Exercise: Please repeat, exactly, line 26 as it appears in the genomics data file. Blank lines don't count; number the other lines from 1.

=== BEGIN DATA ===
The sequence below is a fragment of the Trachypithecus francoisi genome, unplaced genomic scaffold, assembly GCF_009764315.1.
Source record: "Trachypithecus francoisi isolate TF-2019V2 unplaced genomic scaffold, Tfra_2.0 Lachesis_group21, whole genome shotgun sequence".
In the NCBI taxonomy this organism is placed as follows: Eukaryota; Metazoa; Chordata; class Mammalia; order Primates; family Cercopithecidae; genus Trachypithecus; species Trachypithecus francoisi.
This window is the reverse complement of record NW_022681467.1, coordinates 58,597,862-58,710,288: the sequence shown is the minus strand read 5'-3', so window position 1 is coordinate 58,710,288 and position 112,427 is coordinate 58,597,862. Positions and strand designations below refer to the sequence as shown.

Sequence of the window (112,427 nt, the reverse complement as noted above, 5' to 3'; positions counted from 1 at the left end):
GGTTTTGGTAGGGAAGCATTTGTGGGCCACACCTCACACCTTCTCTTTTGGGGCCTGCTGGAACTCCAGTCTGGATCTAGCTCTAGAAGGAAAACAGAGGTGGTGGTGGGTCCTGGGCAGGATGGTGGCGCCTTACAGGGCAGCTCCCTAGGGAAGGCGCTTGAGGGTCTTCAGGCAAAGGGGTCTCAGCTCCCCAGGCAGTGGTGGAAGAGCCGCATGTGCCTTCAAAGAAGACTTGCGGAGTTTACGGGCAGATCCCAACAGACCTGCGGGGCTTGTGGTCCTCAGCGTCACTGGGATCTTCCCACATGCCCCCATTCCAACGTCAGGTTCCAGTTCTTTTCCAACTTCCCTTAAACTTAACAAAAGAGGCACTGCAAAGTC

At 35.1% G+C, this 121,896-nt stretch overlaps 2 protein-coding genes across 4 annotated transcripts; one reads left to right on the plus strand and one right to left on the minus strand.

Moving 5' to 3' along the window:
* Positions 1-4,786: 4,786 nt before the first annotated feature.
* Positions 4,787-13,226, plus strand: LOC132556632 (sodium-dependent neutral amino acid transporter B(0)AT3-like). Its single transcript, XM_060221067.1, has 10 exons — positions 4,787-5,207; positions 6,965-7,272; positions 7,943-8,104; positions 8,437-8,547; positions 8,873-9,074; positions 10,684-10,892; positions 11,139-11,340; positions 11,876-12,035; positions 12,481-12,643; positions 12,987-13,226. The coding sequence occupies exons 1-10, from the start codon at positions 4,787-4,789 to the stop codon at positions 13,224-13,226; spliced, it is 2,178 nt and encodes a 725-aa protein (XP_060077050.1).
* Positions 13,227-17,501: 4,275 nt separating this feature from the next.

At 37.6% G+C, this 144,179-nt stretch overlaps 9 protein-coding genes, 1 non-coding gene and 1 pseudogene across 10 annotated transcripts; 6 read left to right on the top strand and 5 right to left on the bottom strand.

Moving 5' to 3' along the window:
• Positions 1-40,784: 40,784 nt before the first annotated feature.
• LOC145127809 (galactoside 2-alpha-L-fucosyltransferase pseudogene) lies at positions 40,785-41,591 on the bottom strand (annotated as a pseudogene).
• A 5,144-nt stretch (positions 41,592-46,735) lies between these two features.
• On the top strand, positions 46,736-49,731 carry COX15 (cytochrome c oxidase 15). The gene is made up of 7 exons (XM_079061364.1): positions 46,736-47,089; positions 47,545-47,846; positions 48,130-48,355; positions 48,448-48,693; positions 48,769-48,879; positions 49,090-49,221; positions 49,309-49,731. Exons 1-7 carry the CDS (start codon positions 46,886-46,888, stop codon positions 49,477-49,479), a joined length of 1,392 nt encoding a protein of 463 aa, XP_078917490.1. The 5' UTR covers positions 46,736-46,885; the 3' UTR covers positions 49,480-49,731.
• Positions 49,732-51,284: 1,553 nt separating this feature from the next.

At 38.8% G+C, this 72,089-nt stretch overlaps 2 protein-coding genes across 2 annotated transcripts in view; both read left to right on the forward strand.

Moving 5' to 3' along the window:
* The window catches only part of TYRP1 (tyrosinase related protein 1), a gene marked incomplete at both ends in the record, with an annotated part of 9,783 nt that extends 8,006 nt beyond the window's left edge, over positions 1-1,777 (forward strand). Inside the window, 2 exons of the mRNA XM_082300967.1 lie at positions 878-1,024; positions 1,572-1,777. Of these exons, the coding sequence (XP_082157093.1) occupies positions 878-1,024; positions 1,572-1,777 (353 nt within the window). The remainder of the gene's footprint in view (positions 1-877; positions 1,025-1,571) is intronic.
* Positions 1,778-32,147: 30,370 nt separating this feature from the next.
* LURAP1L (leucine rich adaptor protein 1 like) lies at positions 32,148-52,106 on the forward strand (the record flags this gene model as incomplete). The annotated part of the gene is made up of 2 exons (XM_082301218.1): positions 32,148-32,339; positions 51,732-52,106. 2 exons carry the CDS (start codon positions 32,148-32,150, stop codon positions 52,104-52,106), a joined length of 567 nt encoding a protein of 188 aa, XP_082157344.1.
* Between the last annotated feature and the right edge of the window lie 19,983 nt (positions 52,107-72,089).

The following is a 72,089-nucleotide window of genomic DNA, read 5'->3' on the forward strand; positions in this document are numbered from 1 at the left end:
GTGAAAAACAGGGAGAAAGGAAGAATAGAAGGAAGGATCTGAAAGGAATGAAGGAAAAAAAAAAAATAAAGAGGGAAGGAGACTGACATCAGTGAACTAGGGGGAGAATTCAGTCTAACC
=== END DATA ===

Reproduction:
GTGAAAAACAGGGAGAAAGGAAGAATAGAAGGAAGGATCTGAAAGGAATGAAGGAAAAAAAAAAAATAAAGAGGGAAGGAGACTGACATCAGTGAACTAGGGGGAGAATTCAGTCTAACC